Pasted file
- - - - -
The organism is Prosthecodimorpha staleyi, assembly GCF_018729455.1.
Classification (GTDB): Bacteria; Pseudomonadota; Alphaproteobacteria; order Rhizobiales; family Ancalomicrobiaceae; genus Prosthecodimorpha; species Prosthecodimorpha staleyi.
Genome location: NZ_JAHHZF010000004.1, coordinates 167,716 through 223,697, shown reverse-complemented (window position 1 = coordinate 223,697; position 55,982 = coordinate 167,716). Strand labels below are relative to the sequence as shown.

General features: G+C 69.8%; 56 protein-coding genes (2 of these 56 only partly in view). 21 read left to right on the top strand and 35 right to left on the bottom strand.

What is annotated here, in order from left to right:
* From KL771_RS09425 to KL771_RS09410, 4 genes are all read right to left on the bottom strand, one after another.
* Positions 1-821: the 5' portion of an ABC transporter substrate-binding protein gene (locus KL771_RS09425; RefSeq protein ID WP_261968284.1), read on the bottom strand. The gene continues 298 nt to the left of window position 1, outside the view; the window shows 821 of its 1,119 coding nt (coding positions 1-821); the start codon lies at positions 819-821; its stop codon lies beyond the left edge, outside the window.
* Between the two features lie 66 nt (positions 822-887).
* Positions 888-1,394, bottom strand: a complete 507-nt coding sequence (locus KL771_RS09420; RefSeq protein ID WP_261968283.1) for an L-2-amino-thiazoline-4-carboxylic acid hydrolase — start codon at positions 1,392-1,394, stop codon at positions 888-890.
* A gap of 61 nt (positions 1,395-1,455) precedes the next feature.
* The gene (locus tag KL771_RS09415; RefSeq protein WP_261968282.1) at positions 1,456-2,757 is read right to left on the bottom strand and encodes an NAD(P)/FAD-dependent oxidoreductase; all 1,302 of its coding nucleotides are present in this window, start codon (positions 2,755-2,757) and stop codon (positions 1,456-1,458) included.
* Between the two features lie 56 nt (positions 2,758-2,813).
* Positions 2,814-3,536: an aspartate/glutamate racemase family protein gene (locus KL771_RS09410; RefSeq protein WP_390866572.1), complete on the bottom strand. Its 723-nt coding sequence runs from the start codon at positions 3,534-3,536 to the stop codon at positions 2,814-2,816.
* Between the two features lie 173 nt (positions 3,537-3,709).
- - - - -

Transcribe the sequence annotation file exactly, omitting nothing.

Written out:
The organism is Prosthecodimorpha staleyi, assembly GCF_018729455.1.
Classification (GTDB): Bacteria; Pseudomonadota; Alphaproteobacteria; order Rhizobiales; family Ancalomicrobiaceae; genus Prosthecodimorpha; species Prosthecodimorpha staleyi.
Genome location: NZ_JAHHZF010000004.1, coordinates 167,716 through 223,697, shown reverse-complemented (window position 1 = coordinate 223,697; position 55,982 = coordinate 167,716). Strand labels below are relative to the sequence as shown.

General features: G+C 69.8%; 56 protein-coding genes (2 of these 56 only partly in view). 21 read left to right on the top strand and 35 right to left on the bottom strand.

What is annotated here, in order from left to right:
* From KL771_RS09425 to KL771_RS09410, 4 genes are all read right to left on the bottom strand, one after another.
* Positions 1-821: the 5' portion of an ABC transporter substrate-binding protein gene (locus KL771_RS09425; RefSeq protein ID WP_261968284.1), read on the bottom strand. The gene continues 298 nt to the left of window position 1, outside the view; the window shows 821 of its 1,119 coding nt (coding positions 1-821); the start codon lies at positions 819-821; its stop codon lies beyond the left edge, outside the window.
* Between the two features lie 66 nt (positions 822-887).
* Positions 888-1,394, bottom strand: a complete 507-nt coding sequence (locus KL771_RS09420; RefSeq protein ID WP_261968283.1) for an L-2-amino-thiazoline-4-carboxylic acid hydrolase — start codon at positions 1,392-1,394, stop codon at positions 888-890.
* A gap of 61 nt (positions 1,395-1,455) precedes the next feature.
* The gene (locus tag KL771_RS09415; RefSeq protein WP_261968282.1) at positions 1,456-2,757 is read right to left on the bottom strand and encodes an NAD(P)/FAD-dependent oxidoreductase; all 1,302 of its coding nucleotides are present in this window, start codon (positions 2,755-2,757) and stop codon (positions 1,456-1,458) included.
* Between the two features lie 56 nt (positions 2,758-2,813).
* Positions 2,814-3,536: an aspartate/glutamate racemase family protein gene (locus KL771_RS09410; RefSeq protein WP_390866572.1), complete on the bottom strand. Its 723-nt coding sequence runs from the start codon at positions 3,534-3,536 to the stop codon at positions 2,814-2,816.
* Between the two features lie 173 nt (positions 3,537-3,709).